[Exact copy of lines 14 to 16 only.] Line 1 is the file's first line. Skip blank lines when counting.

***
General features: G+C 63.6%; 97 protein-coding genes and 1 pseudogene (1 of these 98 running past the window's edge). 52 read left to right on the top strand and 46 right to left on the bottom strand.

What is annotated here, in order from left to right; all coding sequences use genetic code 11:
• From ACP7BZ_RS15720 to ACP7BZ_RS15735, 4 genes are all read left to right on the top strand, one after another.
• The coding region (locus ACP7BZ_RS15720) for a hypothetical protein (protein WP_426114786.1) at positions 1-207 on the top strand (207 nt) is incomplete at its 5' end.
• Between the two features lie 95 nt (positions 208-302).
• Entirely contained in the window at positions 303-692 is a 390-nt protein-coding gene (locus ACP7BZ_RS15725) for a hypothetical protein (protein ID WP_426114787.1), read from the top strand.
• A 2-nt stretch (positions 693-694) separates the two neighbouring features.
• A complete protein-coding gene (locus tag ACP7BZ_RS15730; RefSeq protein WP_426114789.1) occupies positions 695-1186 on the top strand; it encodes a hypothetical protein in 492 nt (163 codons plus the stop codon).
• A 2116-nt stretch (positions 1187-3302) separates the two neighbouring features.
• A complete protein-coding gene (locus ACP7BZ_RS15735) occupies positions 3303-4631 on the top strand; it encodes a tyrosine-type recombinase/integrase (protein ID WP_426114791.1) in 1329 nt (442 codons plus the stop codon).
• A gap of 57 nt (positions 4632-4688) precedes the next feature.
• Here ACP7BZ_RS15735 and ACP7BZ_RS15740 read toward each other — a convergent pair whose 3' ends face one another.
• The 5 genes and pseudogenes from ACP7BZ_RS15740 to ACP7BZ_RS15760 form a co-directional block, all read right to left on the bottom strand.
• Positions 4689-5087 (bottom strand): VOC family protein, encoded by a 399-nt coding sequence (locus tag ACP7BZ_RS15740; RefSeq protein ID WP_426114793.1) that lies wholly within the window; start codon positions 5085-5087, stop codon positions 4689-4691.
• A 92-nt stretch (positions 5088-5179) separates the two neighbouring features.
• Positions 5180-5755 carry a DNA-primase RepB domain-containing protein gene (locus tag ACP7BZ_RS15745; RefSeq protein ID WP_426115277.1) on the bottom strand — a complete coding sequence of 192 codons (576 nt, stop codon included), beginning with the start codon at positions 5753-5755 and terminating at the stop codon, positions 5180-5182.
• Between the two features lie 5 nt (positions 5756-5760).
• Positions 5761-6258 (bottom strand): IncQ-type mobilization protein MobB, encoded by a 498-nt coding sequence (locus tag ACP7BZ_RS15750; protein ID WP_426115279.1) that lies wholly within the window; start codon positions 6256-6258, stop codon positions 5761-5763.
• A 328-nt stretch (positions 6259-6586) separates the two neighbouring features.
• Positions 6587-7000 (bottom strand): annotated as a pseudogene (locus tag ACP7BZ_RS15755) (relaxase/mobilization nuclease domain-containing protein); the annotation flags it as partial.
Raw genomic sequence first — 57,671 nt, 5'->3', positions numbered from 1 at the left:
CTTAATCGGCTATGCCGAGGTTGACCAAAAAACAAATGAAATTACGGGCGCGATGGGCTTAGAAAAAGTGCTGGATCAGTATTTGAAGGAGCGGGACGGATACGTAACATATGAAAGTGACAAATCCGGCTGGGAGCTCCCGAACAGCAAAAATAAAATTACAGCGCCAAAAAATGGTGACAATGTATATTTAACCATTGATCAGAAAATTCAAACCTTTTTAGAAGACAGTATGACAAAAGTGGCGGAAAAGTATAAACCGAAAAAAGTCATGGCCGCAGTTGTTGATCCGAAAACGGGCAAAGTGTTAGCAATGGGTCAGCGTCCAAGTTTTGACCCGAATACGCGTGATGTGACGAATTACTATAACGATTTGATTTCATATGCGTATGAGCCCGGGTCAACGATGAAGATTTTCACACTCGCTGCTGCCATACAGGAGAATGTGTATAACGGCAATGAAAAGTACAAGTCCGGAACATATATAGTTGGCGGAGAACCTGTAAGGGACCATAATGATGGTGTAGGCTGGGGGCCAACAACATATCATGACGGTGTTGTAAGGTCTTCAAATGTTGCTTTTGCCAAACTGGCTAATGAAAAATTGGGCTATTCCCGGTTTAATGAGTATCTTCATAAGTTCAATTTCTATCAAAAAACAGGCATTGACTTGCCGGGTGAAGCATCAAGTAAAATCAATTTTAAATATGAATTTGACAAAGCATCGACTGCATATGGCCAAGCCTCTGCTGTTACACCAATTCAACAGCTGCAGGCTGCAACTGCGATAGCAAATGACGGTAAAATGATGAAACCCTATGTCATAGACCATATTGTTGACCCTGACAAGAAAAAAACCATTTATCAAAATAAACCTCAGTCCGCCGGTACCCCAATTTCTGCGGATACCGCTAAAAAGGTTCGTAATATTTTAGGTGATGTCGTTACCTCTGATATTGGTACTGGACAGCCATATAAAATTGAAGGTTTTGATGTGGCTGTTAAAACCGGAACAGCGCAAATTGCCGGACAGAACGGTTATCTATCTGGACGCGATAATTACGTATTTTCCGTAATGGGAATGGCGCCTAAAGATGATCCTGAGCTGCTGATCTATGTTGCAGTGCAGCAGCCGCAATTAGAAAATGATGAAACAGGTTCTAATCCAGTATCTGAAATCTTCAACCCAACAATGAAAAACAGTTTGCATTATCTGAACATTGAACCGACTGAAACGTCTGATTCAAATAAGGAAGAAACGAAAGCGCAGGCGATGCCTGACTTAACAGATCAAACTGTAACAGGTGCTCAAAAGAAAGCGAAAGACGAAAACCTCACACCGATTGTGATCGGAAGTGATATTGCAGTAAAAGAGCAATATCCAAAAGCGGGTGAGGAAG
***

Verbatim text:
• Positions 4689-5087 (bottom strand): VOC family protein, encoded by a 399-nt coding sequence (locus tag ACP7BZ_RS15740; RefSeq protein ID WP_426114793.1) that lies wholly within the window; start codon positions 5085-5087, stop codon positions 4689-4691.
• A 92-nt stretch (positions 5088-5179) separates the two neighbouring features.
• Positions 5180-5755 carry a DNA-primase RepB domain-containing protein gene (locus tag ACP7BZ_RS15745; RefSeq protein ID WP_426115277.1) on the bottom strand — a complete coding sequence of 192 codons (576 nt, stop codon included), beginning with the start codon at positions 5753-5755 and terminating at the stop codon, positions 5180-5182.